As Angela Lansbury looks towards celebrating her 95th birthday, I look back to her 1971 film Bedknobs and Broomsticks as a guide to help us defeat darkness in its rising tides — fascism, particularly, but other dangerous wellsprings too.
Lansbury plays Ms. Price, an “apprentice witch” who is studying magic during the Battle of Britain. When Nazis blitz into her hometown, Ms. Price casts a spell over a local, medieval castle. Medieval artifacts spring to life. These suits of armor form an enchanted army of knights. The Middle Ages, reanimated, drive out the fascists.
In laying claim to the medieval as an anti-fascist resource, Bedknobs fantastically undermines a powerful Nazi propaganda tool. White supremacists have often turned to the medieval, ever since Hitler adored the operas of Richard Wagner. Wagner’s Tristan und Isolde and Parsifal draw upon medieval romances. And the Ring cycle is based upon medieval epics. These powerful dramas—which Wagner envisioned as quasi-religious rituals—use medieval narratives to cast a nihilistic, nationalistic spell.
Sorry, Wagner fans: the “Immolation of Brünnhilde” is a practical liturgy for the Nazi death cult.
And in our own day too, white-nationalists appropriate the Middle Ages to support their aims. Like the S.S., contemporary hate groups employ Old English runic letters on their flags. The right-wing agitators in Charlottesville had decked themselves out with symbols that, if not precisely medieval, are definitely medieval-ish. And in Philadelphia, a statue of the eleventh-century Viking explorer Thorfinn Karlsefni has become a major rallying point for skinheads. These fascists often frame their hatred as akin to a medieval “Crusade.”
And this is why Angela Lansbury’s movie can feel so valuable as a way to reject white supremacist claims on the past. But early on in Bedknobs, the opening credits roll over images from a medieval-like manuscript. In cartoons that look like the eleventh-century Bayeux Tapestry, the credits foretell, in miniature, the entire story of Bedknobs. White supremacists now often think of themselves as crusadeers, but in Bedknobs the fight against Nazis is itself a Crusade, undertaken by medieval knights, organized by medieval monks, memorialized by medieval jesters—and led by the witch Ms. Price.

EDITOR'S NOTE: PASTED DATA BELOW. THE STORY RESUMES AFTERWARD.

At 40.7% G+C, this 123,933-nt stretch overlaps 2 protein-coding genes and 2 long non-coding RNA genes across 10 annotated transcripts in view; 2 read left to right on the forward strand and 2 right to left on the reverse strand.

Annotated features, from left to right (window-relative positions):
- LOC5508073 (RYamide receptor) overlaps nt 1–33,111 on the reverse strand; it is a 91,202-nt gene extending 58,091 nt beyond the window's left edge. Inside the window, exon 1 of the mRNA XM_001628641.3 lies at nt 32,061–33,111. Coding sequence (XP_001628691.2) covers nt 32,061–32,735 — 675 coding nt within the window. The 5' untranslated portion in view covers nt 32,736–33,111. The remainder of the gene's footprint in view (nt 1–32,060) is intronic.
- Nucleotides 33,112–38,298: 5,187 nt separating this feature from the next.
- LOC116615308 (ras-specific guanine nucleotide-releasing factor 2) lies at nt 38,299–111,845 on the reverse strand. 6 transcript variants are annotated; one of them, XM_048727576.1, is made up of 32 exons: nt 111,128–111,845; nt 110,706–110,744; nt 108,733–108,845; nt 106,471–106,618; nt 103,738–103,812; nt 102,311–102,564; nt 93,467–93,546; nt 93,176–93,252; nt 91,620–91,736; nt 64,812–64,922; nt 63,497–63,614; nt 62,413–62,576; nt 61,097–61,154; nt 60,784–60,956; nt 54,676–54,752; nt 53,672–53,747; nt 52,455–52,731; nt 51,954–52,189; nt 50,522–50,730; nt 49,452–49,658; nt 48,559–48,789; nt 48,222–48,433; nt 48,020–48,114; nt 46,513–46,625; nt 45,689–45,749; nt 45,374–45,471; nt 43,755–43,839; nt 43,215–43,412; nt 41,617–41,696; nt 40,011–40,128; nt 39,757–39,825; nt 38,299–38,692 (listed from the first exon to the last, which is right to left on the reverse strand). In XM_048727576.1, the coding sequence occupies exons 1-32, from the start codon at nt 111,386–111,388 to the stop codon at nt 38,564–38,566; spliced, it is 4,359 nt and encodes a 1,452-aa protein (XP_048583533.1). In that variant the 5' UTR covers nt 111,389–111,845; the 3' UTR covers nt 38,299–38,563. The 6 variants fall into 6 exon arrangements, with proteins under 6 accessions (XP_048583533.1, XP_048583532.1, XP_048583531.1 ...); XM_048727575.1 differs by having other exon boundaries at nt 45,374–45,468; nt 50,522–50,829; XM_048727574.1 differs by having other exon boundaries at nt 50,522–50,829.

One historical quibble that’s not insignificant: witches are actually more of a modern phenomenon. Only after the Middle Ages did Europeans become paranoid about women practicing magic. As scholars of gender history have shown, accusations of witchcraft were used to push female business-owners out of the emerging capitalist marketplace. And as scholars of religious history have shown, the fear of magic arose as Protestants tried to exorcise the charms of Catholicism.
Modernity repressed spirituality and called into being new hauntings. Thus the line from the Catholic Mass (“Hoc est corpus meum”) became the witch’s formula (“Hocus Pocus”). Ms. Price uses these lost, Latin-ish encantations to raise her army: “Treguna Mekoides and Trecorum Satis Dee.”
This matters because what modernity has lost, perhaps, is a spiritual vision that grounds reality in cosmic purpose and embeds humanity in ordered, organic community. It is this disenchantment that, regrettably, fuels the fascists, whose reactionary enthusiasm for the Middle Ages is just the more sinister edge of romanticism.
Modernity, whatever its pluses, deflects about questions of meaning. Science rarely addresses philosophical questions. Democracy sets values by the fickle masses, and the marketplace sets values by cold, hard cash. Too few forces in our culture are providing ways to honor the intrinsic value of human beings.